All Aurivo milk tankers are on the road this morning, according to the dairy co-op’s Farm Services’ Manager Anthony Walsh.
“We had more trouble getting through to farms on Tuesday and Wednesday of this week, due to the frost and ice. However, high winds can cause problem for our tankers. The weather forecast is for the storm to worsen during the day. So we will be keeping an eye on that.”
Meanwhile, the ESB is reporting that 17,000 homes and businesses, mostly in the West, are without electricity this morning. Some of these may be dairy farms, in which case both Teagasc and Aurivo representatives are advising that affected producers should contact their milk buyers.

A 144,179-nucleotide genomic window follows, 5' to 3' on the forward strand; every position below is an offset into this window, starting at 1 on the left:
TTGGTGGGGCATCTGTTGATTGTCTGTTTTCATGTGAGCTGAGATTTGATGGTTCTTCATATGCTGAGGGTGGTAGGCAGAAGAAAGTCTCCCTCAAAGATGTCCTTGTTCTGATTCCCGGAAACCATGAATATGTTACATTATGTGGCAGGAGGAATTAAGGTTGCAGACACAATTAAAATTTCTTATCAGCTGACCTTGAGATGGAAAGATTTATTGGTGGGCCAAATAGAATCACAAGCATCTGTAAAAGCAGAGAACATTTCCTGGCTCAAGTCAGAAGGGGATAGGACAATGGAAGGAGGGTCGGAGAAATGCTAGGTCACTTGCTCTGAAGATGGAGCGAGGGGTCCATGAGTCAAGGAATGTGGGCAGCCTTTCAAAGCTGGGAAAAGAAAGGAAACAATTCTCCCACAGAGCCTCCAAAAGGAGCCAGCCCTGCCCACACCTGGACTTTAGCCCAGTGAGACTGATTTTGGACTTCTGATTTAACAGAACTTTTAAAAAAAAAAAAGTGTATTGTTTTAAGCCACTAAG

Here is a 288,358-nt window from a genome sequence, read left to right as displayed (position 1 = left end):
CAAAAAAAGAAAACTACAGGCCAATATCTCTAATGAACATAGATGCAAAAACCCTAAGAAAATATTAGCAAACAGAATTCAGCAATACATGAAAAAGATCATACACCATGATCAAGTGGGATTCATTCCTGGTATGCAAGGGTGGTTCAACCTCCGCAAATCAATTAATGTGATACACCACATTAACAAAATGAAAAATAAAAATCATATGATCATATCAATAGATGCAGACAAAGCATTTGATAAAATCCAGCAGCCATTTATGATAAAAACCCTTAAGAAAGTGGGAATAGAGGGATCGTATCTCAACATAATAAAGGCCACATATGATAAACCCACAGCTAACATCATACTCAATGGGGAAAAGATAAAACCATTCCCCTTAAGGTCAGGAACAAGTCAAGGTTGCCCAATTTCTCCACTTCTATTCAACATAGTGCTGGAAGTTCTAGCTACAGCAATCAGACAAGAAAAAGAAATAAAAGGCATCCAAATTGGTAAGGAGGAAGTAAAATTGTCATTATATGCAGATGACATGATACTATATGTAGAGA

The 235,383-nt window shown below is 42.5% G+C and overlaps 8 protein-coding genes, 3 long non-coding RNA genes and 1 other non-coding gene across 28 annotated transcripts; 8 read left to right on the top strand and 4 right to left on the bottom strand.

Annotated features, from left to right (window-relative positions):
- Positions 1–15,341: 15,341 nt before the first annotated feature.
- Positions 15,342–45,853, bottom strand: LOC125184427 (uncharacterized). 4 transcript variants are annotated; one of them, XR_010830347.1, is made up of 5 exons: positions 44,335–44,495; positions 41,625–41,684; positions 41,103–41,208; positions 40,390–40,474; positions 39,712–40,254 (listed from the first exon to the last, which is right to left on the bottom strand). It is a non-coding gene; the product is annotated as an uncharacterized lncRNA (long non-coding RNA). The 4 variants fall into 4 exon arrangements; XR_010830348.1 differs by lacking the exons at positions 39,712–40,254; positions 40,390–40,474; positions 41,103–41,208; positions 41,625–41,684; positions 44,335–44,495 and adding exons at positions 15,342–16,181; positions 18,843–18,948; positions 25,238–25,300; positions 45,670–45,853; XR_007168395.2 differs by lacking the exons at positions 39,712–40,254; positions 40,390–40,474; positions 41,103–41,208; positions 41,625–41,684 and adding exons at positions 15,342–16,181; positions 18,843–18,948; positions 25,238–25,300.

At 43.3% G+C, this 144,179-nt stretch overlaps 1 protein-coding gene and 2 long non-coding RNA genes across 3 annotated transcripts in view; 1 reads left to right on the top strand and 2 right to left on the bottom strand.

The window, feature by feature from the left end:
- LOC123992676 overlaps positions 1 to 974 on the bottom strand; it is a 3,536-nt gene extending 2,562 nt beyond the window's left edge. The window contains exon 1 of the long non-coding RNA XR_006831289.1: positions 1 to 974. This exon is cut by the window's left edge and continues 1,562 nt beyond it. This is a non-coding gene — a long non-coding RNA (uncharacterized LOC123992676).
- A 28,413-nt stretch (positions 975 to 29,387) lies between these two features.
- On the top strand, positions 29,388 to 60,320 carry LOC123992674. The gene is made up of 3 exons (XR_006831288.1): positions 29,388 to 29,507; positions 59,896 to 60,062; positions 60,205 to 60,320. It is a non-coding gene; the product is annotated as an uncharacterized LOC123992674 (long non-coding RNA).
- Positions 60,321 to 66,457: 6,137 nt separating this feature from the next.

A technical expert, working within the dairy processing sector, has confirmed that with the modern cooling facilities now operating on many Irish dairy farms the likelihood of a significant hike in milk temperature resulting from a power outage at this time of the year is remote. This is on the basis of an overnight power cut lasting in the region of four to five hours.
“On-farm milk samples are taken every day,” he said.
“And it’s all about trends. In the case of a farmer with an excellent TBC track record, a very accommodating approach will be taken in the event of a one-off spike in milk bacteria levels. All Irish processers want to work with their suppliers on a helpful basis.”
Teagasc dairy advisors in Co Mayo are confirming that today’s storm is having little or no effect at farm level.
“The main calving season will not get under way in this part of the world for another few weeks,” said Claremorris-based Peter Comer.
“The good news is that most cows were dried off in good condition last back end. Grass availability was excellent at that time. And this bodes well for the calving season ahead.”